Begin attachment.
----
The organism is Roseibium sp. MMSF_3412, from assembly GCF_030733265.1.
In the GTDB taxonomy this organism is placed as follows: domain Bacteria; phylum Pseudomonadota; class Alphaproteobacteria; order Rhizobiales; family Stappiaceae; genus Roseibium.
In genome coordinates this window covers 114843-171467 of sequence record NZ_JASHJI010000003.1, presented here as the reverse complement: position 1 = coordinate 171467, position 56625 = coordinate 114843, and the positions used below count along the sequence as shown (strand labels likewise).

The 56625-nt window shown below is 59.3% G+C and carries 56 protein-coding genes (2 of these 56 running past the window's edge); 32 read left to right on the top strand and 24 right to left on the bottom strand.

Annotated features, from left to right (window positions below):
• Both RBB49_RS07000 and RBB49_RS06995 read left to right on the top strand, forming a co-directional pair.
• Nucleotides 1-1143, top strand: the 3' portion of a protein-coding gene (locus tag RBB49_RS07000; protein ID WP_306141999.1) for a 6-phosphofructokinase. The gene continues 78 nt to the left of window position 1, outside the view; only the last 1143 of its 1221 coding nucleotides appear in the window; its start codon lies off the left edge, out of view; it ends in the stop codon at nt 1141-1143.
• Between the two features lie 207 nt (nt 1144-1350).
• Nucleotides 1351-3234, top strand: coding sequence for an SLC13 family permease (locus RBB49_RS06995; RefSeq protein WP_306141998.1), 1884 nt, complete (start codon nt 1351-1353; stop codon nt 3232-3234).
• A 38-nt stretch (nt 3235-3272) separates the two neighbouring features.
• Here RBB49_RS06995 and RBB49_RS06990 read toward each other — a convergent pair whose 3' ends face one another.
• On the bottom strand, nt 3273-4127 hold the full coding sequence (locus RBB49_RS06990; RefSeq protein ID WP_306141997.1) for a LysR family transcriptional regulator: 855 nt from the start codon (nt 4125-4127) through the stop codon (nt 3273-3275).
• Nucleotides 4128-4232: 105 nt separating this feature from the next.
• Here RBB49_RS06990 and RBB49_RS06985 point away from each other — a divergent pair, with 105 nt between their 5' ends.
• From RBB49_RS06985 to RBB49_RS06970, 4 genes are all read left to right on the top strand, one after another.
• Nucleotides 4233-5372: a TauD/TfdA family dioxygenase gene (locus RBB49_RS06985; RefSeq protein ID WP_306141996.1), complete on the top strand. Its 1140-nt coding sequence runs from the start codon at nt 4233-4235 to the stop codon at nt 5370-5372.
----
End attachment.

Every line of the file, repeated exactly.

The organism is Roseibium sp. MMSF_3412, from assembly GCF_030733265.1.
In the GTDB taxonomy this organism is placed as follows: domain Bacteria; phylum Pseudomonadota; class Alphaproteobacteria; order Rhizobiales; family Stappiaceae; genus Roseibium.
In genome coordinates this window covers 114843-171467 of sequence record NZ_JASHJI010000003.1, presented here as the reverse complement: position 1 = coordinate 171467, position 56625 = coordinate 114843, and the positions used below count along the sequence as shown (strand labels likewise).

The 56625-nt window shown below is 59.3% G+C and carries 56 protein-coding genes (2 of these 56 running past the window's edge); 32 read left to right on the top strand and 24 right to left on the bottom strand.

Annotated features, from left to right (window positions below):
• Both RBB49_RS07000 and RBB49_RS06995 read left to right on the top strand, forming a co-directional pair.
• Nucleotides 1-1143, top strand: the 3' portion of a protein-coding gene (locus tag RBB49_RS07000; protein ID WP_306141999.1) for a 6-phosphofructokinase. The gene continues 78 nt to the left of window position 1, outside the view; only the last 1143 of its 1221 coding nucleotides appear in the window; its start codon lies off the left edge, out of view; it ends in the stop codon at nt 1141-1143.
• Between the two features lie 207 nt (nt 1144-1350).
• Nucleotides 1351-3234, top strand: coding sequence for an SLC13 family permease (locus RBB49_RS06995; RefSeq protein WP_306141998.1), 1884 nt, complete (start codon nt 1351-1353; stop codon nt 3232-3234).
• A 38-nt stretch (nt 3235-3272) separates the two neighbouring features.
• Here RBB49_RS06995 and RBB49_RS06990 read toward each other — a convergent pair whose 3' ends face one another.
• On the bottom strand, nt 3273-4127 hold the full coding sequence (locus RBB49_RS06990; RefSeq protein ID WP_306141997.1) for a LysR family transcriptional regulator: 855 nt from the start codon (nt 4125-4127) through the stop codon (nt 3273-3275).
• Nucleotides 4128-4232: 105 nt separating this feature from the next.
• Here RBB49_RS06990 and RBB49_RS06985 point away from each other — a divergent pair, with 105 nt between their 5' ends.
• From RBB49_RS06985 to RBB49_RS06970, 4 genes are all read left to right on the top strand, one after another.
• Nucleotides 4233-5372: a TauD/TfdA family dioxygenase gene (locus RBB49_RS06985; RefSeq protein ID WP_306141996.1), complete on the top strand. Its 1140-nt coding sequence runs from the start codon at nt 4233-4235 to the stop codon at nt 5370-5372.